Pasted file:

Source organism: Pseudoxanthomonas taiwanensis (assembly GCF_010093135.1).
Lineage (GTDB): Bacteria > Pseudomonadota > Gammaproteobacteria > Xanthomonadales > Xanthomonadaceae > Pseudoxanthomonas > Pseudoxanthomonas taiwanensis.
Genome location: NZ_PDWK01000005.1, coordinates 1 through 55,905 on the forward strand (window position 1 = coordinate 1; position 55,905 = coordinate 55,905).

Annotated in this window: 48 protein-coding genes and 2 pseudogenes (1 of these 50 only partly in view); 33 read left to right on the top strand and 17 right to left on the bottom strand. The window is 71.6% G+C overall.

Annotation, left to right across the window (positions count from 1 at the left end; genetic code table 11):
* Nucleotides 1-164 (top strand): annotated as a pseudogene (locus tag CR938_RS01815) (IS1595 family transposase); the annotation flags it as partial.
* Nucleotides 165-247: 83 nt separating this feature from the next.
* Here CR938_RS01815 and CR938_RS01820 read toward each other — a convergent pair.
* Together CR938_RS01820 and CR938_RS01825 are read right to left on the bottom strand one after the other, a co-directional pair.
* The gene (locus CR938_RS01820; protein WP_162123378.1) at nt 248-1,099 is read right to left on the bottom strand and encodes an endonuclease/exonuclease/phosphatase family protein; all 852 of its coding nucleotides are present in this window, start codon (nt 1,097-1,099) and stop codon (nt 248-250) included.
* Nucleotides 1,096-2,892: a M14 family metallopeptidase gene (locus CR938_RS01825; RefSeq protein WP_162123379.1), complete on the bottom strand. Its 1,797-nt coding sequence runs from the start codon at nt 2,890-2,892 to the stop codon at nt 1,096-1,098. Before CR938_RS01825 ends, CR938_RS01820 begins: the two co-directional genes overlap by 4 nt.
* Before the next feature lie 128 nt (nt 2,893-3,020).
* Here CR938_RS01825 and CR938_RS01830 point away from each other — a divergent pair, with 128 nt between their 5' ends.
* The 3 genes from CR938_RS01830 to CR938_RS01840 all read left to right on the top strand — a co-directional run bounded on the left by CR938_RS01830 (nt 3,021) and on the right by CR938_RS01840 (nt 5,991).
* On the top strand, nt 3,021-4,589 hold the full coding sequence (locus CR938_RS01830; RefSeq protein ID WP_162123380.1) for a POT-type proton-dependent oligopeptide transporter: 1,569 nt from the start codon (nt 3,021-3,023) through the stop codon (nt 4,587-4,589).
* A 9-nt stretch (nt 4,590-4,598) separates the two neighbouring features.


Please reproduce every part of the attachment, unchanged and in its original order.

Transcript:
Source organism: Pseudoxanthomonas taiwanensis (assembly GCF_010093135.1).
Lineage (GTDB): Bacteria > Pseudomonadota > Gammaproteobacteria > Xanthomonadales > Xanthomonadaceae > Pseudoxanthomonas > Pseudoxanthomonas taiwanensis.
Genome location: NZ_PDWK01000005.1, coordinates 1 through 55,905 on the forward strand (window position 1 = coordinate 1; position 55,905 = coordinate 55,905).

Annotated in this window: 48 protein-coding genes and 2 pseudogenes (1 of these 50 only partly in view); 33 read left to right on the top strand and 17 right to left on the bottom strand. The window is 71.6% G+C overall.

Annotation, left to right across the window (positions count from 1 at the left end; genetic code table 11):
* Nucleotides 1-164 (top strand): annotated as a pseudogene (locus tag CR938_RS01815) (IS1595 family transposase); the annotation flags it as partial.
* Nucleotides 165-247: 83 nt separating this feature from the next.
* Here CR938_RS01815 and CR938_RS01820 read toward each other — a convergent pair.
* Together CR938_RS01820 and CR938_RS01825 are read right to left on the bottom strand one after the other, a co-directional pair.
* The gene (locus CR938_RS01820; protein WP_162123378.1) at nt 248-1,099 is read right to left on the bottom strand and encodes an endonuclease/exonuclease/phosphatase family protein; all 852 of its coding nucleotides are present in this window, start codon (nt 1,097-1,099) and stop codon (nt 248-250) included.
* Nucleotides 1,096-2,892: a M14 family metallopeptidase gene (locus CR938_RS01825; RefSeq protein WP_162123379.1), complete on the bottom strand. Its 1,797-nt coding sequence runs from the start codon at nt 2,890-2,892 to the stop codon at nt 1,096-1,098. Before CR938_RS01825 ends, CR938_RS01820 begins: the two co-directional genes overlap by 4 nt.
* Before the next feature lie 128 nt (nt 2,893-3,020).
* Here CR938_RS01825 and CR938_RS01830 point away from each other — a divergent pair, with 128 nt between their 5' ends.
* The 3 genes from CR938_RS01830 to CR938_RS01840 all read left to right on the top strand — a co-directional run bounded on the left by CR938_RS01830 (nt 3,021) and on the right by CR938_RS01840 (nt 5,991).
* On the top strand, nt 3,021-4,589 hold the full coding sequence (locus CR938_RS01830; RefSeq protein ID WP_162123380.1) for a POT-type proton-dependent oligopeptide transporter: 1,569 nt from the start codon (nt 3,021-3,023) through the stop codon (nt 4,587-4,589).
* A 9-nt stretch (nt 4,590-4,598) separates the two neighbouring features.